If you’re jonesing to head out and get together with some friends for a fun time in the near future, you might want to curb your enthusiasm.
Roughly two-thirds of Americans (66%) say they don’t think it will be safe for groups of 10 or more people to gather until July or later, according to a new Washington Post-University of Maryland poll released Wednesday.
The new numbers mark a significant shift in public thinking from a few weeks ago.
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A similar poll conducted in April found that 51% of Americans thought gatherings would be safe by the end of June. That number has tumbled to 32%.
There is a political divide among those polled.
According to the survey, 80% of Democrats say gatherings could resume at the end of July or later, compared to 54% of Republicans.
Among both Republicans and Democrats, those who view the July-or-later timeline as likely has risen 26 points. Among independents, it’s up 14 points.
About 60% of Republicans believe gatherings of 10 or more people will be safe by the end of June.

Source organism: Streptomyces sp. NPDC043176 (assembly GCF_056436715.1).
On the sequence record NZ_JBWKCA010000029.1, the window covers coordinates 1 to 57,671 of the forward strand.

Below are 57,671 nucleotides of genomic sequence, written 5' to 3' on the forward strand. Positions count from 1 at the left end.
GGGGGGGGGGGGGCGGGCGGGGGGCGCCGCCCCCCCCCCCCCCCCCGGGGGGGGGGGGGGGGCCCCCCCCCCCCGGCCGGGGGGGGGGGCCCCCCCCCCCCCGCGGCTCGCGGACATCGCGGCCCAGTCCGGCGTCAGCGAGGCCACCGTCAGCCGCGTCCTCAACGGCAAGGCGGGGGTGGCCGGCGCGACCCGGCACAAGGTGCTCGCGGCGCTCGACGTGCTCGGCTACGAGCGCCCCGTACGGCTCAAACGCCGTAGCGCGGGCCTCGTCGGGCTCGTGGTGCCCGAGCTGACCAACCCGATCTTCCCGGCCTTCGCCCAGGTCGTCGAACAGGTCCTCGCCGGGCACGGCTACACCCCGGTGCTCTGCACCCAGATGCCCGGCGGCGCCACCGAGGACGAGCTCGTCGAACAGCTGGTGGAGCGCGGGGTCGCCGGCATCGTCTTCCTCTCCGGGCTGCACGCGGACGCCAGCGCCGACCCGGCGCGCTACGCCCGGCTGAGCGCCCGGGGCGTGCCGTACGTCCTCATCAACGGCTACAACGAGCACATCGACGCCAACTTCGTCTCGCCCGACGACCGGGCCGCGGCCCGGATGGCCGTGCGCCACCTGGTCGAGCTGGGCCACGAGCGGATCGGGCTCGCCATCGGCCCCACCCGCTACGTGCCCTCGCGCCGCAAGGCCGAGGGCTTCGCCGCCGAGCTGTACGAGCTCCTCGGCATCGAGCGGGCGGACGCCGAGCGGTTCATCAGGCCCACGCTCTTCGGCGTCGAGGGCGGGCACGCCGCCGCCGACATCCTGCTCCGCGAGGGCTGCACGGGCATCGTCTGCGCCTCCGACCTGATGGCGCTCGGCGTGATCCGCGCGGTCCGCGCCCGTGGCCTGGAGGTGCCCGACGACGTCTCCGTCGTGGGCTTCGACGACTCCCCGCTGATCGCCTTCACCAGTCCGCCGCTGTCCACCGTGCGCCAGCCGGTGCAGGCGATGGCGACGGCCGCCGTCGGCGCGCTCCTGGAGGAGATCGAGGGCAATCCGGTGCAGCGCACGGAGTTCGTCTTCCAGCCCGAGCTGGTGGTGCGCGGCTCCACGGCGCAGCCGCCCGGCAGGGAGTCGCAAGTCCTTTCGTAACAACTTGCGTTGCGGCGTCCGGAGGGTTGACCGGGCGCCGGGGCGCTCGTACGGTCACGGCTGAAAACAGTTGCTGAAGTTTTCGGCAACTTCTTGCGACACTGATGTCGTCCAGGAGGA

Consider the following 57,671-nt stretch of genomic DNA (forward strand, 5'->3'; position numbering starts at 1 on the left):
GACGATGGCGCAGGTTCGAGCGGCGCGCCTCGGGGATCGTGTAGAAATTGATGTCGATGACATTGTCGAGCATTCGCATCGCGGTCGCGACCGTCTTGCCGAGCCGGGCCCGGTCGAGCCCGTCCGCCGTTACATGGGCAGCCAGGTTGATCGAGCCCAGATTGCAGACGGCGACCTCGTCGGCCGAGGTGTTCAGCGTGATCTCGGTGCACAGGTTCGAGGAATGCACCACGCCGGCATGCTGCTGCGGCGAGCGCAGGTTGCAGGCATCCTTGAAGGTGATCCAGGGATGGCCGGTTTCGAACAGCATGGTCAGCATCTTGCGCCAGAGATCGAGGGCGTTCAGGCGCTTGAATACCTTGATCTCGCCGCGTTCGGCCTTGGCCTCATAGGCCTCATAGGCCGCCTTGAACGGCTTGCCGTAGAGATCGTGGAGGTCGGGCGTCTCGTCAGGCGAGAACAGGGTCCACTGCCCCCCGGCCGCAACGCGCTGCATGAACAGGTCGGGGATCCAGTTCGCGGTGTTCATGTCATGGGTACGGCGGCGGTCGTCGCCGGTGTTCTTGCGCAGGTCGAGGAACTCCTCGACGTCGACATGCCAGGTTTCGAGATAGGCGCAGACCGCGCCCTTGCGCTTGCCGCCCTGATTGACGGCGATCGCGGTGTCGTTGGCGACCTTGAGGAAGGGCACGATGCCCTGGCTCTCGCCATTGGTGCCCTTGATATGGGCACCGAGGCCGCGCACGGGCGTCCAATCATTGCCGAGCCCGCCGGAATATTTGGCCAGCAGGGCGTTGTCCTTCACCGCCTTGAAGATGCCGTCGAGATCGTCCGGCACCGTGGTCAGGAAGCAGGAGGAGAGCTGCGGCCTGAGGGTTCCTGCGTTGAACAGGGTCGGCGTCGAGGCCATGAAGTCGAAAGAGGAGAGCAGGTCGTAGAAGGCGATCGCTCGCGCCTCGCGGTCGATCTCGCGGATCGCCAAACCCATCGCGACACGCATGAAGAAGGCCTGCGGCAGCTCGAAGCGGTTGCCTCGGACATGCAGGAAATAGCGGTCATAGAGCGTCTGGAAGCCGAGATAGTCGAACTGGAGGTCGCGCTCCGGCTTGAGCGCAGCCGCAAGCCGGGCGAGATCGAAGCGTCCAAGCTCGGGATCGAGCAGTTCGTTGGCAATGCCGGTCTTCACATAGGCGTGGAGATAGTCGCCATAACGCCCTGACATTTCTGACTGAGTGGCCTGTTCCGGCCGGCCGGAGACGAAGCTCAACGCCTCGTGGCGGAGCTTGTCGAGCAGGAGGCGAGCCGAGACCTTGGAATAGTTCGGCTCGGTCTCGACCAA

Overall, a majority of Americans (58%) remain either very or somewhat worried about becoming infected and getting seriously ill. That’s down from 63% from last week.
Americans are also wary of the country reopening too soon. A majority (58%) think current restrictions on restaurants and nonessential businesses are appropriate.
The number of people who believe the measures are either too restrictive or not restrictive enough are similar: 21% think they’re too restrictive; 20% think the orders aren’t restrictive enough.
Those numbers are all down from April. Last month, 66% said the measures were appropriate; 17% said they were too restrictive; 16% said they weren’t restrictive enough.
Americans are also cautious in their communities, with 80% believing that a mask should be worn when near people outside their home. And 78% think people should stay home as much as possible.
The vast majority of Americans also believe it’s necessary for people to stay six feet apart in public (86%) and avoid gathering with friends they don’t live with (75%).
The survey questioned a random national sampling of 1,007 adults from May 5 to May 10. The margin of sampling error is plus or minus 3.5%.